Acting Out

by Tina Blue
March 7, 2004

          When my children were little, they used to love it when I told them stories about strange happenings in the news, especially if those strange happenings involved unwise, unfortunate people who foolishly put themselves in the way of large carnivorous beasts.

          One such story involved a woman in Florida who went canoeing with friends.  She decided to take a little swim, despite the fact that the area they were in was notorious for its large alligator population.  Not just a large population of alligators (though that, too), but a population of large alligators.

          The headstrong young woman was determined to have her swim, despite the pleas of her concerned (and considerably wiser) friends.

          Now, I don't know whether alcohol was involved in the incident, but I almost hope so, because you just don't want anyone to be dumb enough to go swimming with alligators.

          Well, what happened was so predictable that it would be boring, except for that business about large carnivorous beasts.  They are pretty much always good for a little frisson of excitement, no matter how predictable the outcome. 

          Yep.  You can just guess what happened.

          Alcohol certainly was implicated in the case of the two teenaged boys in New York City who decided, after a night of drinking, that it would be fun to visit the polar bears in the zoo, which was, of course, closed for the night.

          You have to admit, polar bears look rather adorable.  They are big, pudgy, cute, amusing--carnivorous beasts. They only look like pallid Winnie the Poohs.  In reality, they prefer raw flesh to honey.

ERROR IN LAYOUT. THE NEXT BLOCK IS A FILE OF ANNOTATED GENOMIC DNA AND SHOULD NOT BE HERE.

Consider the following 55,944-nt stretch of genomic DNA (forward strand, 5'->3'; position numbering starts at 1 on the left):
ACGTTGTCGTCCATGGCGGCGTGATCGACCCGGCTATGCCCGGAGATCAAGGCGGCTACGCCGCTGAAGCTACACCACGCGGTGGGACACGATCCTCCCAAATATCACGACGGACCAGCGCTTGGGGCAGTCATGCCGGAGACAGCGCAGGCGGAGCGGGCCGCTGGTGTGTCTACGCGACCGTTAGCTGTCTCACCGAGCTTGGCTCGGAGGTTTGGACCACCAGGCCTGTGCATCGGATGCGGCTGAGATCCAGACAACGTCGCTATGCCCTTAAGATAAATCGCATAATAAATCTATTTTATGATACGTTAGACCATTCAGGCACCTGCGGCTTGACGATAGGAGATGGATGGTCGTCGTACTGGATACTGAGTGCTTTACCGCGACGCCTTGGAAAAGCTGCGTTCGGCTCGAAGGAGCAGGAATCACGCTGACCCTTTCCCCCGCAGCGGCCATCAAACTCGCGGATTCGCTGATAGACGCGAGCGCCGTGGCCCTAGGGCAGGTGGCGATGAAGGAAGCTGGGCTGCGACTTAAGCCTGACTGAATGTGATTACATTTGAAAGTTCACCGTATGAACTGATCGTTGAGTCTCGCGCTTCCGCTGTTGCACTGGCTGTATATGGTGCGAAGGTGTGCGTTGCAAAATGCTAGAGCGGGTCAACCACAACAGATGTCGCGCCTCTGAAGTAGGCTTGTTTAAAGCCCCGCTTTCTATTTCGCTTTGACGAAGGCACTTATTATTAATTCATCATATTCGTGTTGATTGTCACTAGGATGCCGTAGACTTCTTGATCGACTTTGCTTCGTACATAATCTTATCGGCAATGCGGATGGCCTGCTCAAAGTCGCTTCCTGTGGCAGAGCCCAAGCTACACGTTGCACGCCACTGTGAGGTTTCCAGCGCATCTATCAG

And those boys that went polar bear visiting were--well, they were raw flesh.

          One of the boys chickened out and didn't get into the compound.  Or he did get in, but managed to get out while his friend was being attacked by the polar bear.  At any rate, only one of the boys was killed and partly eaten.

          Yes, I know it's a gruesome story. And that boy was some mother's son--and the young woman eaten by the alligator was some mother's daughter.

          I am not insensitive to the fact that these are human tragedies.

          But they are also good stories.  Stories of a sort that kids find very, very interesting.

          So of course I would tell these stories to Michael and Becky.

          And they really loved hearing them.

          More than that, they insisted on hearing them repeatedly.

          And then, when they were sure they had the details down pat, they would act them out.  Several times.  Assigning different roles to each of us for each performance.

          "Okay, Mommy--now you be the alligator.  Michael is the friend in the boat.  I'm the girl swimming, and I don't see you coming up after me."

          "Now this time Michael can be the alligator, you be the girl swimming, and I'll be the friend in the boat."

          "Okay, Mommy, you be the polar bear, I'll be the boy you eat, and Becky is his friend who didn't get eaten."

          "This time I'm the polar bear, Becky is the boy, you be the friend."

          Through every possible permutation and combination, each of us played each role in each drama--often more than once.

          Sometimes, when no new stories had been offered for a while, Becky and Michael would have a "greatest hits" performance, bringing back all their old favorites. 

          Oh, don't give me that.  What do you think fairy tales are all about?  Murder, mayhem, monsters, and abandoned children, that's what. 

          They weren't traumatized.  They were simply fascinated.

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